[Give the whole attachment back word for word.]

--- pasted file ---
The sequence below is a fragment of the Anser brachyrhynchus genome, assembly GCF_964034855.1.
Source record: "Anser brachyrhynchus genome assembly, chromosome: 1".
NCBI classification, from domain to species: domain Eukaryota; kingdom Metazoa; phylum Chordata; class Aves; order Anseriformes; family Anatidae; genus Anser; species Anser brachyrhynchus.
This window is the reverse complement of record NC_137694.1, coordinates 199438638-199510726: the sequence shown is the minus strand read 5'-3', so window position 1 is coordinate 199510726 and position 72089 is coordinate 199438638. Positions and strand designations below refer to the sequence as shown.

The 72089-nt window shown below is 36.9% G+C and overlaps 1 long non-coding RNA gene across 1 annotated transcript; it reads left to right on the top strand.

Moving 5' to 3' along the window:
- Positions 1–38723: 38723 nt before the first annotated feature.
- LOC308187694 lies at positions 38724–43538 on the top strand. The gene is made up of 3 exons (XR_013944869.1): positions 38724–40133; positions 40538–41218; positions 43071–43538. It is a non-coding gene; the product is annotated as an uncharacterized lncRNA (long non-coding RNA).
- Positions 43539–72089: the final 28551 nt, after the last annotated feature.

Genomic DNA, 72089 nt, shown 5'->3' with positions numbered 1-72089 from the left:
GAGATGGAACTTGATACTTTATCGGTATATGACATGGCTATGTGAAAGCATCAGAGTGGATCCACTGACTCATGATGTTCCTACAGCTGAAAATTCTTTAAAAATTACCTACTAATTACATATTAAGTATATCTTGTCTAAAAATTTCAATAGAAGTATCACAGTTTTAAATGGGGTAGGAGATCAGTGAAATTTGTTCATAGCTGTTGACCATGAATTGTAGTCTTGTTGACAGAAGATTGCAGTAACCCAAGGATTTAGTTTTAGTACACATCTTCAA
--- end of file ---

The sequence below is a fragment of the Anser brachyrhynchus genome, assembly GCF_964034855.1.
Source record: "Anser brachyrhynchus genome assembly, chromosome: 1".
NCBI classification, from domain to species: domain Eukaryota; kingdom Metazoa; phylum Chordata; class Aves; order Anseriformes; family Anatidae; genus Anser; species Anser brachyrhynchus.
This window is the reverse complement of record NC_137694.1, coordinates 199438638-199510726: the sequence shown is the minus strand read 5'-3', so window position 1 is coordinate 199510726 and position 72089 is coordinate 199438638. Positions and strand designations below refer to the sequence as shown.

The 72089-nt window shown below is 36.9% G+C and overlaps 1 long non-coding RNA gene across 1 annotated transcript; it reads left to right on the top strand.

Moving 5' to 3' along the window:
- Positions 1–38723: 38723 nt before the first annotated feature.
- LOC308187694 lies at positions 38724–43538 on the top strand. The gene is made up of 3 exons (XR_013944869.1): positions 38724–40133; positions 40538–41218; positions 43071–43538. It is a non-coding gene; the product is annotated as an uncharacterized lncRNA (long non-coding RNA).
- Positions 43539–72089: the final 28551 nt, after the last annotated feature.

Genomic DNA, 72089 nt, shown 5'->3' with positions numbered 1-72089 from the left:
GAGATGGAACTTGATACTTTATCGGTATATGACATGGCTATGTGAAAGCATCAGAGTGGATCCACTGACTCATGATGTTCCTACAGCTGAAAATTCTTTAAAAATTACCTACTAATTACATATTAAGTATATCTTGTCTAAAAATTTCAATAGAAGTATCACAGTTTTAAATGGGGTAGGAGATCAGTGAAATTTGTTCATAGCTGTTGACCATGAATTGTAGTCTTGTTGACAGAAGATTGCAGTAACCCAAGGATTTAGTTTTAGTACACATCTTCAA